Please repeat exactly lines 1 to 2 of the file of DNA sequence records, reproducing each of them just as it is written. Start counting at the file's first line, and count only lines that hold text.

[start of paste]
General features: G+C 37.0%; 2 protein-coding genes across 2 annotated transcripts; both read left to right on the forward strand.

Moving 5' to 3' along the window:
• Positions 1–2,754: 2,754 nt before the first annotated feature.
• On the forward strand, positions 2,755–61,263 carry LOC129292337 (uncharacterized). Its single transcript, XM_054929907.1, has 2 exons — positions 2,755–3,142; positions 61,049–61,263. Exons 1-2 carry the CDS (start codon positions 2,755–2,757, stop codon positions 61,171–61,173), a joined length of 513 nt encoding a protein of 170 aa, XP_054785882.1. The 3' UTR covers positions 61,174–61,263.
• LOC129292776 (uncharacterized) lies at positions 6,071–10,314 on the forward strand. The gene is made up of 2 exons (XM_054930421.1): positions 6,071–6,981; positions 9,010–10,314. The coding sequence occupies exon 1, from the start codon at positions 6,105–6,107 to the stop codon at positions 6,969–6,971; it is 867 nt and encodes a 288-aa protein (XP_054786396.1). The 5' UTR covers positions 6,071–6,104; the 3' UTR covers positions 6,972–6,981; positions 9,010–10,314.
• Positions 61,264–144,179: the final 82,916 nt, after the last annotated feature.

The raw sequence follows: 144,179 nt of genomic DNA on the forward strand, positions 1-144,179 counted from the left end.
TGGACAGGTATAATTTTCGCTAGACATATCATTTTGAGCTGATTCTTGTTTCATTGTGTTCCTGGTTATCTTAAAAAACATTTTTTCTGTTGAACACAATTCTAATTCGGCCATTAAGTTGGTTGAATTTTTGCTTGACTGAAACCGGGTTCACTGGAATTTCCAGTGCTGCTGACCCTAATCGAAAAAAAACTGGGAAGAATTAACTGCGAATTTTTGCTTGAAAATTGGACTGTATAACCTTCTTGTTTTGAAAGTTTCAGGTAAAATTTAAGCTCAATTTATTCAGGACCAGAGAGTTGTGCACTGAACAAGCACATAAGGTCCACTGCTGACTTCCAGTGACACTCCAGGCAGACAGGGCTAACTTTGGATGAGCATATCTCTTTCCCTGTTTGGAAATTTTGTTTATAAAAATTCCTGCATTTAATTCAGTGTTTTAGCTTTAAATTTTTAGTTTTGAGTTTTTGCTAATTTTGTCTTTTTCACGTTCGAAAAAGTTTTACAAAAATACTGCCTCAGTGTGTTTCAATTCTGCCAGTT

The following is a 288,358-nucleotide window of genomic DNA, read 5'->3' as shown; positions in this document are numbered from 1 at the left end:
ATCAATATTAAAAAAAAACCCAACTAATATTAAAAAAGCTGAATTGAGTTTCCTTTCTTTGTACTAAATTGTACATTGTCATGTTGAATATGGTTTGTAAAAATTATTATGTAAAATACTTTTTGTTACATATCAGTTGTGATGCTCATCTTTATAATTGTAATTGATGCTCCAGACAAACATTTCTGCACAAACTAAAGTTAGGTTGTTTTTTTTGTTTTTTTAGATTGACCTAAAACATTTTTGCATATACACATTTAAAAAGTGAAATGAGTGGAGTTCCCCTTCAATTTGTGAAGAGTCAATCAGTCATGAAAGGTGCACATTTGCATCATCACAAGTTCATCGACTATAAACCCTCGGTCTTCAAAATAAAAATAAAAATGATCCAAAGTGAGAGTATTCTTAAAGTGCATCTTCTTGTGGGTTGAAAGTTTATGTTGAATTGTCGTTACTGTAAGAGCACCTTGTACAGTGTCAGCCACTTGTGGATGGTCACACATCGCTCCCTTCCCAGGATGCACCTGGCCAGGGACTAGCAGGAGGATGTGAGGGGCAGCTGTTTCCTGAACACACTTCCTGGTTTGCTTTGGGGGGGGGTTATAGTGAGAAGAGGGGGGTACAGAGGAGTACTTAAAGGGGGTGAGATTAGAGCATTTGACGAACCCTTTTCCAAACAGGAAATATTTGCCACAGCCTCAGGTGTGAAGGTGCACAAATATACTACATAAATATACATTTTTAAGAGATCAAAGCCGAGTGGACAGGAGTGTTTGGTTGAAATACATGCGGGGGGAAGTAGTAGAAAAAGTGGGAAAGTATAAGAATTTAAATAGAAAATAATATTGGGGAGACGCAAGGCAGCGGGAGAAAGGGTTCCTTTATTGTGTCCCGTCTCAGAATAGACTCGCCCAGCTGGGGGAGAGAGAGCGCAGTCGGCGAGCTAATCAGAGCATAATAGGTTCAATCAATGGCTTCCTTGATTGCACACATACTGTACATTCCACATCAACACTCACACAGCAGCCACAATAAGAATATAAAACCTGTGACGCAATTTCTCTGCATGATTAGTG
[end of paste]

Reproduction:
General features: G+C 37.0%; 2 protein-coding genes across 2 annotated transcripts; both read left to right on the forward strand.

Moving 5' to 3' along the window: